Quantum physics tends to look like “magic”. This is one reason why it’s so quool. Cool, actually. Very cool. Very, very cool. “As-cool-as-it-can-get”-cool. Like in “absolute zero”. Which is really cool, because enthalpy and entropy reaches zero. No temperature at all, meaning no energy, no movement. We know about this limit of the thermodynamic temperature scale because of the “law of Gay-Lussac”. And the closest we could get to Zero Kelvin or −273.15 Celsius was something like 0.45 nK.
Which is damn close, to be honest.
But if you try to cool something to an even lower temperature, things get very complicated. Quantum effects appear. And heat things up, so to speak. That’s the so-called quantum backaction limit.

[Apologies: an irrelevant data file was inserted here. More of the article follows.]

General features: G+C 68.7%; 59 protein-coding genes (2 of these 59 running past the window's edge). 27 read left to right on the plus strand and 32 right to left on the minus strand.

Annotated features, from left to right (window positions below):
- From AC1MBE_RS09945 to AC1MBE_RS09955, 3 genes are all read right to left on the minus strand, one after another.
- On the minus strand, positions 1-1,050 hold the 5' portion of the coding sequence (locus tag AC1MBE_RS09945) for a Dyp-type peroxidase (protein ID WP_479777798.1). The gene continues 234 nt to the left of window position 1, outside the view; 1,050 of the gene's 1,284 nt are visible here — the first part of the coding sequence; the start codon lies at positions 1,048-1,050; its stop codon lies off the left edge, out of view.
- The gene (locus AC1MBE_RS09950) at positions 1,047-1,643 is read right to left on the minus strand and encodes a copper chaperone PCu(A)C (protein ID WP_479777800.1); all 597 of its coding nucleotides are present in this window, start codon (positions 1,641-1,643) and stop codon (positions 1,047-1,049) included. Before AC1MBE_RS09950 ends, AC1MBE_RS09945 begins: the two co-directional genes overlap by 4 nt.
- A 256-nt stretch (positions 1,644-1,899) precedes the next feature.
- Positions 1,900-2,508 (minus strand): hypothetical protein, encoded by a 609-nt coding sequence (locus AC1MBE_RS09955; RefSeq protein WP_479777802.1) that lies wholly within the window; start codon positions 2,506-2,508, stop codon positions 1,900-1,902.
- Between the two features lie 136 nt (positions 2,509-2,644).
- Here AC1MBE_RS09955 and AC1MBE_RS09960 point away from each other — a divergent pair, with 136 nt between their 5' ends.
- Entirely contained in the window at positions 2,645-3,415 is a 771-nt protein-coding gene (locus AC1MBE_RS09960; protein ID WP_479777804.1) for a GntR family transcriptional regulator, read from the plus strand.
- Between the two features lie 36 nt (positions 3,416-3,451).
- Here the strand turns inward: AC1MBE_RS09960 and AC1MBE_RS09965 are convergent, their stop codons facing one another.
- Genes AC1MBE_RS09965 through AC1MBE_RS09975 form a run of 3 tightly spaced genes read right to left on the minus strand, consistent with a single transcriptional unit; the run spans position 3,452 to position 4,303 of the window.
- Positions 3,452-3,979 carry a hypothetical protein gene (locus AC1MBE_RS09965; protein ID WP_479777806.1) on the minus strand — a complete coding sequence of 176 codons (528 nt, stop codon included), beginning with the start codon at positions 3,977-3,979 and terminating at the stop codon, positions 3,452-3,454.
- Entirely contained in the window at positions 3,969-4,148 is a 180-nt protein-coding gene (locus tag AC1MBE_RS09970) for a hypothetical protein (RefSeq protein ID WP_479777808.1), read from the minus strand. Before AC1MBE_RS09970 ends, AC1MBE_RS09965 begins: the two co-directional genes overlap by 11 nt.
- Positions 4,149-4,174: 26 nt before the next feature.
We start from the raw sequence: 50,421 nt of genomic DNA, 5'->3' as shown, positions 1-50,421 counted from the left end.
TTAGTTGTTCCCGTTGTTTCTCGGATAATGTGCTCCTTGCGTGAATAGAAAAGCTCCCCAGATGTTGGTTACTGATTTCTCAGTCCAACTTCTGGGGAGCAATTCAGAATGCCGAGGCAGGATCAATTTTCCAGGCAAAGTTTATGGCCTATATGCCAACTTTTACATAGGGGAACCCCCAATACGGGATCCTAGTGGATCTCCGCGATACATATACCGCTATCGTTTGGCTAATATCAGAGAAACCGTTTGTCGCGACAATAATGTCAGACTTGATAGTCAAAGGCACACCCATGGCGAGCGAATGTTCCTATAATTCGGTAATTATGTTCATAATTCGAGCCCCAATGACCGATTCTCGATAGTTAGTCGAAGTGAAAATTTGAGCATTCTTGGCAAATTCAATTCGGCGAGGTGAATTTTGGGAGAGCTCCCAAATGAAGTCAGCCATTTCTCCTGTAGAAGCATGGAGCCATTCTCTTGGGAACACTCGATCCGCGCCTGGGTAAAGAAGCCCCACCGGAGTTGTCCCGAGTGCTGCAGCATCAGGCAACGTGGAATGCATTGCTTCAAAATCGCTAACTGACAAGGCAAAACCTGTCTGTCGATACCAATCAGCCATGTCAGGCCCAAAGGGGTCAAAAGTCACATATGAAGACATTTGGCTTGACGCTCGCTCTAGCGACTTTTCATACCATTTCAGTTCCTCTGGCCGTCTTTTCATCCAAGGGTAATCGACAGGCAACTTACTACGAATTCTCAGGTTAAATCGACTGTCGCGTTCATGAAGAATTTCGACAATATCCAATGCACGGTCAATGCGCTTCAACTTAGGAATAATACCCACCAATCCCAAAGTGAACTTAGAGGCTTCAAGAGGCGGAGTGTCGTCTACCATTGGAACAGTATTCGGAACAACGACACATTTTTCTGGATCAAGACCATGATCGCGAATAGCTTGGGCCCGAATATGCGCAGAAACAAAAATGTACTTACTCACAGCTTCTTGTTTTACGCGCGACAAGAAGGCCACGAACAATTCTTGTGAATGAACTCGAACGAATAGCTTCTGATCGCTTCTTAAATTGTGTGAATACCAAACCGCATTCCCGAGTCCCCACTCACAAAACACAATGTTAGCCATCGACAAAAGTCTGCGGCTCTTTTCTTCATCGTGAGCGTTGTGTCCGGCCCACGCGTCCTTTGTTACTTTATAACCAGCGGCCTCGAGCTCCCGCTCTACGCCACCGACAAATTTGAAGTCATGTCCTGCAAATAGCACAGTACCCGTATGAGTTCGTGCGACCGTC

Physicists at the National Institute of Standards and Technology (NIST) now have cooled down a little membrane of aluminium – an aluminium “drum” – down to one-fifth of a single quantum or to one-fifth of a single energy packet.
Which is much colder than it was predicted by that “quantum limit.”
And that’s cool, because sensors will become more sensitive. Information will be storable for a longer time. And future quantum computers could compute with lesser distortion. Giving more appropriate answers.
And John Teufel and its team achieved this by “squeezing the light at a ‘magic’ level” as he is quoted by Photonicsonline.
You can find the paper “Sideband cooling beyond the quantum backaction limit with squeezed light” here.
The picture shows the “aluminium drum”, which is only 20 micrometers in diameter and 100 nanometers thick.
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